It’s during the next Olympic Games in Rio that the Nacra 17, designed by the American architects Morelli-Melvin, will
make her entrance into the greatest sporting arena in the world.
Until that point, the Olympic catamaran was the Tornado
aboard which the French crews really sailed a blinder, especially during the Seoul Games in 1988 and in Barcelona four years
later, securing two gold medals.
Absent from the last Games, the catamaran is making its return to the Olympic
scene. For the occasion, the IOC has chosen a new boat, the Nacra 17, to replace the older model, which was designed in 1966
and is technically outmoded despite the pureness of its lines.
A little shorter, less beamy and carrying less sail
than the older model, though weighing exactly the same, the Nacra 17 is mainly characterised by its curved daggerboards, which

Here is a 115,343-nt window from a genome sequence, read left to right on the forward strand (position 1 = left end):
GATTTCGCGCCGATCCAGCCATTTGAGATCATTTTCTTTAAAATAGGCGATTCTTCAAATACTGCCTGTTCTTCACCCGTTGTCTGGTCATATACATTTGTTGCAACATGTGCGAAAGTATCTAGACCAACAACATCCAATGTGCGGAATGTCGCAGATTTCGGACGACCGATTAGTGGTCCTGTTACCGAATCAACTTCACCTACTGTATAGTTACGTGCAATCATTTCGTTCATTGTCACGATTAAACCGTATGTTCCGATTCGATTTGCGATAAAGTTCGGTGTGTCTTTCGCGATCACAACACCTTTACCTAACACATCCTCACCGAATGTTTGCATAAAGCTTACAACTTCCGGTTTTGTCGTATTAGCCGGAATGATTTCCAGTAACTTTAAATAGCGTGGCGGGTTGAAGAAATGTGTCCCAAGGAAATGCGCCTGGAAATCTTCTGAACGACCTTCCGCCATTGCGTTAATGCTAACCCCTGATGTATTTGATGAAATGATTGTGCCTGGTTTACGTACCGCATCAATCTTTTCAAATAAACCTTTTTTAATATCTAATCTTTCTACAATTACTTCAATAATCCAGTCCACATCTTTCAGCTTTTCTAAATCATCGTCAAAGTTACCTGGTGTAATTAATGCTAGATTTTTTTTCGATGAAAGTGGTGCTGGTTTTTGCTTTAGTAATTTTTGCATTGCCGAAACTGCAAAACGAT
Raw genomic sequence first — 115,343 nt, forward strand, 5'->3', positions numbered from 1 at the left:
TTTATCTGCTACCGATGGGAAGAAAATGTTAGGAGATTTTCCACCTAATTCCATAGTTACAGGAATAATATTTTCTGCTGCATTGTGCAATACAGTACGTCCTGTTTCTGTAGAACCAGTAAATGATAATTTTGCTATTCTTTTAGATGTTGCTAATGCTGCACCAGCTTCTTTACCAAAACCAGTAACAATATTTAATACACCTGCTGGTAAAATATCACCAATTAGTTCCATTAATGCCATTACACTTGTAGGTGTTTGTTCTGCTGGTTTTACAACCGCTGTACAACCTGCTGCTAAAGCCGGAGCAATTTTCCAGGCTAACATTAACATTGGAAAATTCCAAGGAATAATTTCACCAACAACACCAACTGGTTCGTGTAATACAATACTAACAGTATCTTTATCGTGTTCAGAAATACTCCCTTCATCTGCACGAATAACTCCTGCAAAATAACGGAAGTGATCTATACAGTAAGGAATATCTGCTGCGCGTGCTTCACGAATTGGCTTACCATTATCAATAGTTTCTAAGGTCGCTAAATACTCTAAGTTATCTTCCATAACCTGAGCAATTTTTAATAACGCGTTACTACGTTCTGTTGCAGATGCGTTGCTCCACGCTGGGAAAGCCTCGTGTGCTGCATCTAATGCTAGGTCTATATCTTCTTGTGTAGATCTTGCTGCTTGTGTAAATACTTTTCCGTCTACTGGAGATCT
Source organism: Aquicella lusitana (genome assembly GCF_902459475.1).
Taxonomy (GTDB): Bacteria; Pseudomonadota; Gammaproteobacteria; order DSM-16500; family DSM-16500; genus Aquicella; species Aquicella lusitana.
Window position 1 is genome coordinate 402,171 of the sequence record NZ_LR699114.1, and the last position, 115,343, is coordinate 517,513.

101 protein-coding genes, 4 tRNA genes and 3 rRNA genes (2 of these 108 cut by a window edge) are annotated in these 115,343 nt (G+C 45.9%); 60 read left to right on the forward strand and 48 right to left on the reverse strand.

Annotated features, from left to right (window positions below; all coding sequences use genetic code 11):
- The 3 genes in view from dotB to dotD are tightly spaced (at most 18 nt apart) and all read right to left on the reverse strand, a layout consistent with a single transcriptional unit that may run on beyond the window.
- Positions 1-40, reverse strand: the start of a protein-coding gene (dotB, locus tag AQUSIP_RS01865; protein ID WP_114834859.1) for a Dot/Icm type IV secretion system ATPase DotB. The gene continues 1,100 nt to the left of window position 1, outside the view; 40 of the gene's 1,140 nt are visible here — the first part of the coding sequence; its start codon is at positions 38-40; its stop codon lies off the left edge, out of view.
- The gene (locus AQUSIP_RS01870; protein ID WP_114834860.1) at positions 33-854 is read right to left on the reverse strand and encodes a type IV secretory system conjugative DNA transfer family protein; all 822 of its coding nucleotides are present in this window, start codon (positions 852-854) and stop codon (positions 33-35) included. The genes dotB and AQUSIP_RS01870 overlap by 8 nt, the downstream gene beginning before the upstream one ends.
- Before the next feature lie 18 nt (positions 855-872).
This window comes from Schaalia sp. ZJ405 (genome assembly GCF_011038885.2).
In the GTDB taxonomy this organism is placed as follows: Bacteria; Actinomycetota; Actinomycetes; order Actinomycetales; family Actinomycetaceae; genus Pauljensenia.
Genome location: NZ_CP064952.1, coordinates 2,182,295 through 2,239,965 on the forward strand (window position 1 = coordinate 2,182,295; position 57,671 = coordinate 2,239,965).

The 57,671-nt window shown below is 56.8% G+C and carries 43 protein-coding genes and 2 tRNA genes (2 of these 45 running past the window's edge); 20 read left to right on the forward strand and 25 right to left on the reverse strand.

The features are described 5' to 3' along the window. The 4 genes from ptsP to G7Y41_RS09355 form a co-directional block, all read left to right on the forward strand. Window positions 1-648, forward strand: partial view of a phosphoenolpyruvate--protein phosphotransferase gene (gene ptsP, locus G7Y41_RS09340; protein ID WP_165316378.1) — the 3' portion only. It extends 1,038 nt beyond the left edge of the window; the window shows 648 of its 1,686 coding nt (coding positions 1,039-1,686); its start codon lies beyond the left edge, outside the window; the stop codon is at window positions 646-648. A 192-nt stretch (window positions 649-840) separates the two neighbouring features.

enable it to fly as soon as there is 12 knots of breeze. This new boat takes a certain amount of time for crews to adapt to,
but the main aim is simple: a bid to join the French team for some and, for everyone, a chance to secure the French ticket
to the Rio Games in 2016.
Another new feature is that this event can only be contested by a mixed crew, so teams
are formed so as to amass hours on the water together and refine the boat’s behaviour, which is certain to the fastest
of all time in the next Olympiad.
Mainsail surface area: 16.2m2
Jib surface area: 4m2
Spinnaker surface area: 18.5m2
Architects: Morelli-Melvin (USA)